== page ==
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the .22's enemy..the wind
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This is an interesting ballistic tidbit that I didnt know for many years when I started shooting rimfire.Bullet drop is a constant so thats the easy one to account for.

Long Rifle Wind Deflection:
Those unfamiliar with smallbore rifle competition are often surprised to learn that target shooters almost universally use standard velocity ammunition in preference to the many varieties of high and hyper-velocity rounds available. The reason given is the low-velocity ammunitions resistance to wind deflection.
Despite what might seem at first to be the case, wind deflection is not proportional to the time of flight. Instead, it is proportional to the amount of delay in the flight caused by air resistance. The 1145 f.p.s. standard velocity .22 long rifle round takes .287 seconds to go 100 yds., but would take only .262 seconds to cover the same distance in a vacuum. The latter figure is easily found by dividing 300 ft. by the speed of the bullet (1145 f.p.s.), which would remain the same throughout its flight if it were in a vacuum. Thus the delay caused by air resistance is .025 second with the standard velocity ammunition.
The 1335 f.p.s. high velocity ammunition, which will take .259 second to cover 100 yds., would take only .225 second in a vacuum. Thus, the delay for this bullet is .035 second or 37% greater than that of the standard velocity round .22.
The high speed round, then, suffers about 37% more wind deflection than the standard velocity.
This remarkable result is due to the very rapid rate at which air resistance increases with increase in bullet speed in the region near the speed of sound. The .22 rimfires are the only important rifle cartridges that occupy this speed range, and they are the only ones that show more wind deflection as velocity is increased.
While air resistance always increases when the bullet is shot faster, the rate of this increase is less steep at supersonic velocities. Rifle bullets in general, contrary to the case of rimfires, are made less sensitive to the wind by raising their velocities.
NRA Firearms Fact Book
Posts: 6 | Location: Grants Pass Oregon | Registered: 26 December 2016Reply With Quote
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Just watch biathlon on tv sometime to see the effect wind has on a .22 rimfire bullet.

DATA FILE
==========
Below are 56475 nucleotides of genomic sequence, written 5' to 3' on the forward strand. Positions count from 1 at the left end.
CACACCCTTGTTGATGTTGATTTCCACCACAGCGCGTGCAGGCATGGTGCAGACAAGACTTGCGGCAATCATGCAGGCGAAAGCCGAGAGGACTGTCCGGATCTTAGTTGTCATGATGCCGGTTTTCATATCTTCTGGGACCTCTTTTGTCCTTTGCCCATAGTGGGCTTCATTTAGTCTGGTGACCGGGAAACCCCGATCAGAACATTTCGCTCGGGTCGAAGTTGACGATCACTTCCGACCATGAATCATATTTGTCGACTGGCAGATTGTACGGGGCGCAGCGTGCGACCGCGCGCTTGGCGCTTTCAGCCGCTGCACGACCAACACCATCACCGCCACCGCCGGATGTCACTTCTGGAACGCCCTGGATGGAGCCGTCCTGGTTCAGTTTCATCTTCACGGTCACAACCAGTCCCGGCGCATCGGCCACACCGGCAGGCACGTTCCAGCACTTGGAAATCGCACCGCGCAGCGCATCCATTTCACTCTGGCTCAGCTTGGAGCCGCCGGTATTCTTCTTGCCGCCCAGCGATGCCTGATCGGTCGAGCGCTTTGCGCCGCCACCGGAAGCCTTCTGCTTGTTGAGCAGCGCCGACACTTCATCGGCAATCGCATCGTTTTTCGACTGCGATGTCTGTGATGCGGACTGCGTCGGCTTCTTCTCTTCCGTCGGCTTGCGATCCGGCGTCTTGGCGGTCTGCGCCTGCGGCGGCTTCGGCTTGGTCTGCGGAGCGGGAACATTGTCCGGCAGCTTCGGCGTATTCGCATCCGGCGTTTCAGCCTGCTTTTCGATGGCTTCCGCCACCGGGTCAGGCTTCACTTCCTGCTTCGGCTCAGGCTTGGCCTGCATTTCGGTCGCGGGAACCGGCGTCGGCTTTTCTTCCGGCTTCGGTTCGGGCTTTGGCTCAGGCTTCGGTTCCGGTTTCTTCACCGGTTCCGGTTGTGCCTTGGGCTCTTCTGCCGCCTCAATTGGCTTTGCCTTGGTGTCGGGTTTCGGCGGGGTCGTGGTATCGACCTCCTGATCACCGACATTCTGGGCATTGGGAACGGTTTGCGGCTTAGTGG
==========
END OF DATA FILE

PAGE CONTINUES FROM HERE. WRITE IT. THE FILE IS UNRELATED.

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*we band of 45-70ers*
Posts: 2718 | Location: Washington (wetside) | Registered: 08 February 2005Reply With Quote
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Just watch me shooting ground squirrels at 100 yds in the windy high desert!!
Posts: 6 | Location: Grants Pass Oregon | Registered: 26 December 2016Reply With Quote
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Sorry Tesoro, I d not understand this at all. Target quality 22lr ammo is always subsonic. Presumably this is because of projectile instability when transiting the sound barrier. BR50 competition died due to ammunition quality, or lack thereof.
There is a law of Physics that say that the resistance in a medium increases in proportion to the square of the velocity. There is no distinction as far as I know between below or above the speed of sound.

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Posts: 10503 | Location: Jacksonville, Florida | Registered: 09 January 2004Reply With Quote
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Fortunately missing a rock chuck, p-dog, and such makes little difference to me..the 22 is a fun gun..I add or subtract a bit of Kintucky windage and cross my fingers, praise the red gods, and cuss the devil, before I shoot, sometimes it even works!! 2020

Ray Atkinson
Atkinson Hunting Adventures
10 Ward Lane,
Filer, Idaho, 83328
Posts: 41320 | Location: Twin Falls, Idaho | Registered: 04 June 2000Reply With Quote
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